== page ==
And while Europe writhes in agony from the failed Austerity agenda, Paul Ryan and John Boehner and the rest of the GOP are still pushing it 24/7. The latest installment of the pain they have in store for America is called Sequestration and yesterday Rob Zerban, the progressive Democrat who nearly defeated Ryan last November spoke about it to the annual Wisconsin Democratic County Chairs Association in Stevens Point. Rob sounded a lot like what many in Europe fighting back against Austerity sound like. Only the names change:
"Paul Ryan and his right-wing colleagues don’t understand the importance of investing in the American people.

"He recently tried to pin the blame for sequestration on President Obama, but we all know he has been a longtime supporter of these mandatory, arbitrary caps that would be so dangerous to the middle class and our economy.

"Paul Ryan wants to cut, reduce, downsize, marginalize. And that is somehow supposed to make America great? I think America needs to grow, expand, prosper. We can do that by investing in the things that will help our economy grow and making sure that every kid in this country has the same opportunities that I had growing up. Because it sure paid off for me.

"America is supposed to be a place of opportunity. Our country doesn't just exist for the wealthiest people in our nation. It should be a place where those who come from modest means can learn, grow, and contribute to making this country stronger than it is today."

What a mess! The lower House went left (not really left, just kind of establishment-left) and the Senate looks like it went right. And the tiebreaker is the party started as a protest movement by a comedian, Beppe Grillo. The EU-- and, perhaps more important, Germany-- want a governing coalition headed by Bersani (the "leftist who isn't) and Monti, the guy the Germans installed last time to implement their Austerity agenda. Italian voters were less sure. So now the operative word is "deadlock," punto morto.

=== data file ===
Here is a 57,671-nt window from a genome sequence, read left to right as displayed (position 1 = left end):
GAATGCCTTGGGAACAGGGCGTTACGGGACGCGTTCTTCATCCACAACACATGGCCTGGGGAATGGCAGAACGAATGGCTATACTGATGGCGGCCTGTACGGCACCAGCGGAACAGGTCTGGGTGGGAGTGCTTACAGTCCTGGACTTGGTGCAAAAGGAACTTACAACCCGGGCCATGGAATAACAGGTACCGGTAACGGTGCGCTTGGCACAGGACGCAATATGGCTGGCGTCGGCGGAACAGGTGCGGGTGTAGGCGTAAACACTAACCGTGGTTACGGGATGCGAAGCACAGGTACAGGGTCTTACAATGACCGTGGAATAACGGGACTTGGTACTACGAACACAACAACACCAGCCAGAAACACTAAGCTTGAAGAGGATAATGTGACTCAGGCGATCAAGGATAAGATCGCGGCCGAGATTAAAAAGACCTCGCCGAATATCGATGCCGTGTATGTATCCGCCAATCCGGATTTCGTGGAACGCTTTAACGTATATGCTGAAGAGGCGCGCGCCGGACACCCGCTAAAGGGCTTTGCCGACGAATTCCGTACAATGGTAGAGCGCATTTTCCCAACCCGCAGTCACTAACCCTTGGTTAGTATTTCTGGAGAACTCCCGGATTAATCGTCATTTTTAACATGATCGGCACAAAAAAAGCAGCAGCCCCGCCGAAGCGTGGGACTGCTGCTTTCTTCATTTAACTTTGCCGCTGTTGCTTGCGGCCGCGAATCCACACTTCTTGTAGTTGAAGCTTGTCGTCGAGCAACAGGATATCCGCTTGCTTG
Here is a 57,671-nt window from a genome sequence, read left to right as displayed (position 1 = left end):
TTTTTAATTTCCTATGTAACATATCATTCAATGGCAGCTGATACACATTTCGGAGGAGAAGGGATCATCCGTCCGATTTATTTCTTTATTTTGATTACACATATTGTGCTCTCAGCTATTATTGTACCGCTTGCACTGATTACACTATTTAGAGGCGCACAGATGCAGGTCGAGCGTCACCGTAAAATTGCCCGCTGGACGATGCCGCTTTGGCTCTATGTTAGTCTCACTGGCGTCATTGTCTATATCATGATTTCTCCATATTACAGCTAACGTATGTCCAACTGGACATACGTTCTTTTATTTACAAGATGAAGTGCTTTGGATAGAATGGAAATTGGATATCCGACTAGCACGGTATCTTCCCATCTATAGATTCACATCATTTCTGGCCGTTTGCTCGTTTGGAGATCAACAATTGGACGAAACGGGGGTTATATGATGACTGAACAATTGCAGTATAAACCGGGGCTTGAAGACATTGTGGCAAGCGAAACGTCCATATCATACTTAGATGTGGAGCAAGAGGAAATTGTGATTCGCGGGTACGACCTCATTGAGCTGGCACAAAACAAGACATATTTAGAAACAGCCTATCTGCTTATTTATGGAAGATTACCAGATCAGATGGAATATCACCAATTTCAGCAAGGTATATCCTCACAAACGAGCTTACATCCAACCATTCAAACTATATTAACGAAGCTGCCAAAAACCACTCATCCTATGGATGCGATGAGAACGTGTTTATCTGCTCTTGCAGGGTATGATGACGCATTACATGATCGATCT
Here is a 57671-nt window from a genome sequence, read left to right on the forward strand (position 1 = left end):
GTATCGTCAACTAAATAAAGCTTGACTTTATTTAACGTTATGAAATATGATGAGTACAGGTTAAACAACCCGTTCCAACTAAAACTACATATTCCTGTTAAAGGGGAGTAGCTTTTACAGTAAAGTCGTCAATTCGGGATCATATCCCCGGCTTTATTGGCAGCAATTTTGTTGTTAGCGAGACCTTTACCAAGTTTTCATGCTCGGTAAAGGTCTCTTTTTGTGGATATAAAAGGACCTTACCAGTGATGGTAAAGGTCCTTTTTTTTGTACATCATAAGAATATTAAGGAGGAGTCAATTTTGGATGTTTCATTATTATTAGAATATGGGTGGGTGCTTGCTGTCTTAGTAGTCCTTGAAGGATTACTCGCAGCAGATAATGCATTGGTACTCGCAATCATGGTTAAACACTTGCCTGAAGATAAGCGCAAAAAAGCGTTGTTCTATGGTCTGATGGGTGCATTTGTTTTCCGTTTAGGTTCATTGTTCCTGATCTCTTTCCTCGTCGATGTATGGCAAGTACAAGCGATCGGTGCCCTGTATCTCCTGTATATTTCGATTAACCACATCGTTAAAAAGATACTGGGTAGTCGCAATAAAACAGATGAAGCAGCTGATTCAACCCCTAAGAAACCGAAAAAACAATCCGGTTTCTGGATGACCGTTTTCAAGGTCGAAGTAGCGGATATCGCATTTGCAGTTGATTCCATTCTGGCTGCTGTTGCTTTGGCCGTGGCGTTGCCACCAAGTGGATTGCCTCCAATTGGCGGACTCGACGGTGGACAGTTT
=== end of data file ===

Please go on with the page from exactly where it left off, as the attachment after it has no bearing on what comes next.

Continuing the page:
With returns from almost all districts processed, Mr Bersani's centre-left bloc had won 29.57% of the vote for the lower house (Chamber of Deputies) to 29.15% for Mr Berlusconi's bloc.

Mr Grillo's Five Star Movement had 25.54% and the centrist list led by Mario Monti 10.57%. "We've started a war of generations," Mr Grillo said in an audio statement on his website which taunted the leaders of the mainstream parties.

"They are all losers, they've been there for 25 to 30 years and they've led this country to catastrophe."

Mr Bersani was projected initially to win a majority in the Senate, where seats are decided region by region. However, as the results came in, Mr Berlusconi's bloc moved ahead in three of the four key swing regions.

He was set to win in the northern region of Lombardy, as well as the central region of Campania and Sicily.

Mr Bersani has pledged to continue with Mr Monti's reforms but suggests current European policy needs to do more to promote growth and jobs.

The election was called two months ahead of schedule, after Mr Berlusconi's party withdrew its support for Mr Monti's government.